Technology is king in private practice

 

The post-COVID-19 private practice will look considerably different for many clinics, and technology will have an evolving role in the practice of the future. This month, Stephen King joins the APA in presenting a webinar on how to embrace the technological changes for a better client outcome. 

When Stephen King and his business partner Andrew Lemon opened their suburban Melbourne physiotherapy practice in 2016, a key foundation of the clinic’s operation was the uptake of technology.

The choices the pair made were carefully planned and deliberate—the technology had to deliver on telehealth and video consultations as well as manage the entire client experience remotely due to overseas travel commitments with their education company.

As a self-confessed early adopter of new technology, Stephen wanted to take advantage of the tools available in the marketplace to step in from the moment a client first made contact right through to the rehabilitation or management process stage.

‘I have always been that person who is the early adopter and tries out the latest gadgets and technology,’ Stephen says.

‘I like to experiment and change. I have a very keen interest in technology that drives meaningful change. But when I joined the allied health profession, I realised there wasn’t a lot of technology available.

'I felt there was a lot of guess work in what we were doing.

'So that’s where my interest started in regards to using technology to analyse and run the business, but also in helping to provide a great customer experience and get great outcomes for the people we work with.’

Stephen identified five key areas where technology can play a crucial role in the running of a private practice. They are: 

  • pre-appointment/onboarding
  • history-taking process
  • education process
  • assessment
  • rehabilitation/management process.

‘At each of those stages you can utilise technology to help you get more information and gather data to help you make better decisions and speed up some of your processes as well,’ Stephen says.

‘You don’t have to focus on the non-core physiotherapy stuff, utilising technology frees you to concentrate on getting that great outcome in the session with your patient.’

When COVID-19 hit, it was barely a bump in the road for operations and provided some exciting opportunities.

Although having to spend more time in educating the public about the benefits of physiotherapy via telehealth and video conferencing during COVID-19 restrictions in Melbourne, Stephen says the technology and systems already in place at the practice meant for a much smoother transition.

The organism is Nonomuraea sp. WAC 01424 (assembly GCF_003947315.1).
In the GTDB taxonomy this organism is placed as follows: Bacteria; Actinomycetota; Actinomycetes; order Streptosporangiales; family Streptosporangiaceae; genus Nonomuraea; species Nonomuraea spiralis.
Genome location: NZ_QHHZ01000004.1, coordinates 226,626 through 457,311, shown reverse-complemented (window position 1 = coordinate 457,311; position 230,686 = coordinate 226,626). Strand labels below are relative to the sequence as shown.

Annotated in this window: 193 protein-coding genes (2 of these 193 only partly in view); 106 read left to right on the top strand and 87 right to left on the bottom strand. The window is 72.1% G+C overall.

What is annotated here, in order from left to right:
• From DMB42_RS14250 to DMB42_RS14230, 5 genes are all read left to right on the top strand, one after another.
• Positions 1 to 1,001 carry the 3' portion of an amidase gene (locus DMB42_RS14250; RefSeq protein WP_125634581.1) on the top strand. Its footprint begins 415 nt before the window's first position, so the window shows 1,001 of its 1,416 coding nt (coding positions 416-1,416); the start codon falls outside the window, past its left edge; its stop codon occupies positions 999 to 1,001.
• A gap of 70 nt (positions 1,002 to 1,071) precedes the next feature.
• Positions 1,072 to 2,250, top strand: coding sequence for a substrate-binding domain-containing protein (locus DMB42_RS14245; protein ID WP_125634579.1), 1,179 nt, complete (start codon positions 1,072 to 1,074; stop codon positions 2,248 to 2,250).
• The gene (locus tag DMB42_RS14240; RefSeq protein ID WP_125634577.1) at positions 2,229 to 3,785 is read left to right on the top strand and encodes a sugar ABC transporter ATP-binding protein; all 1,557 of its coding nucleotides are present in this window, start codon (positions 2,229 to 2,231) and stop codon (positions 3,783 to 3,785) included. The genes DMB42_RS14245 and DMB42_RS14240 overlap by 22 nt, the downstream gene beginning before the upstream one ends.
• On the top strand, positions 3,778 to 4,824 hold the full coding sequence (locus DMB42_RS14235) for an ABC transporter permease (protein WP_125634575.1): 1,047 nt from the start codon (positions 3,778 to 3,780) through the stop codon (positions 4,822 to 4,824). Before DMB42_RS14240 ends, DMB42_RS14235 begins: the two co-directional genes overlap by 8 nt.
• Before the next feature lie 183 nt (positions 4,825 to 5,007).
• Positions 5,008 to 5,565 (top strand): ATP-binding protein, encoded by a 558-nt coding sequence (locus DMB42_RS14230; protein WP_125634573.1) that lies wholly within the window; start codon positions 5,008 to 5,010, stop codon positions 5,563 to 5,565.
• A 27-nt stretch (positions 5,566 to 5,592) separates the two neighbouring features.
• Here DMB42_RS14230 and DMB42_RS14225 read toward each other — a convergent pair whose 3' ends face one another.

‘I think traditionally the profession has been slow in the uptake of technology; however, I think the changes we’ve seen in the last six months, causing many to have to adapt and evolve, I think that is going to be really beneficial for the profession,’ Stephen says.

'Those who don’t evolve will struggle in the future.

‘But by utilising this technology, I think for the whole profession it is really going to advance us over the next five to 10 years. I see some exciting times ahead.

‘I think it will be the best thing to happen to the profession to be honest. Everyone will work differently, it will be very interesting to see physiotherapy move into the 21st century.’

This month APA Business Group members can access a business online webinar by Stephen King for free, as part of their group membership benefits.

The live webinar, entitled ‘Stop guessing, start measuring: improving patient outcomes utilising data and technology’, will screen on Tuesday, 27 October from 7. 30 pm to 8.30 pm.

The event will cover some of the key apps and technology that physiotherapists can use to get better results with patients and clients.

Stephen says the webinar is aimed at private practitioners and business owners or those looking at potentially starting their own private practice.

He says the webinar will demonstrate ways that attendees can create points of difference for themselves in the marketplace as well as potentially get better outcomes for their patients and clients.

‘Hopefully they can take away some quick, simple and easy tips to implement into each stage of the patient management process,’ Stephen says.

‘I will discuss some new bits of technology that are really accessible now, that they can potentially look to integrate, and share some ideas about some things they can go away and start to implement in their clinics the very next day.’

One of the barriers to the uptake of new technologies, Stephen says, is that many practitioners simply don’t know what different technology is available to assist all the different steps of the journey, or what that technology is capable of helping with.

Another potential barrier is the perception that introducing new technology is a time-consuming effort for little reward. This doesn’t need to be the case.

‘I think traditionally physiotherapists and healthcare professionals are quite conservative in nature.

'There are still clinics that run on paper appointments and clinical notes,’ Stephen says.

‘I believe that technology actually gives you back time. If you invest the time to set up the processes then you reap the rewards for the years to come.’

>> Registration for the live webinar close on Monday, 26 October. Registration is free for APA Business Group members, $50 for non-members and $30 for other APA members. Go to australian.physio/pd for more details.

 

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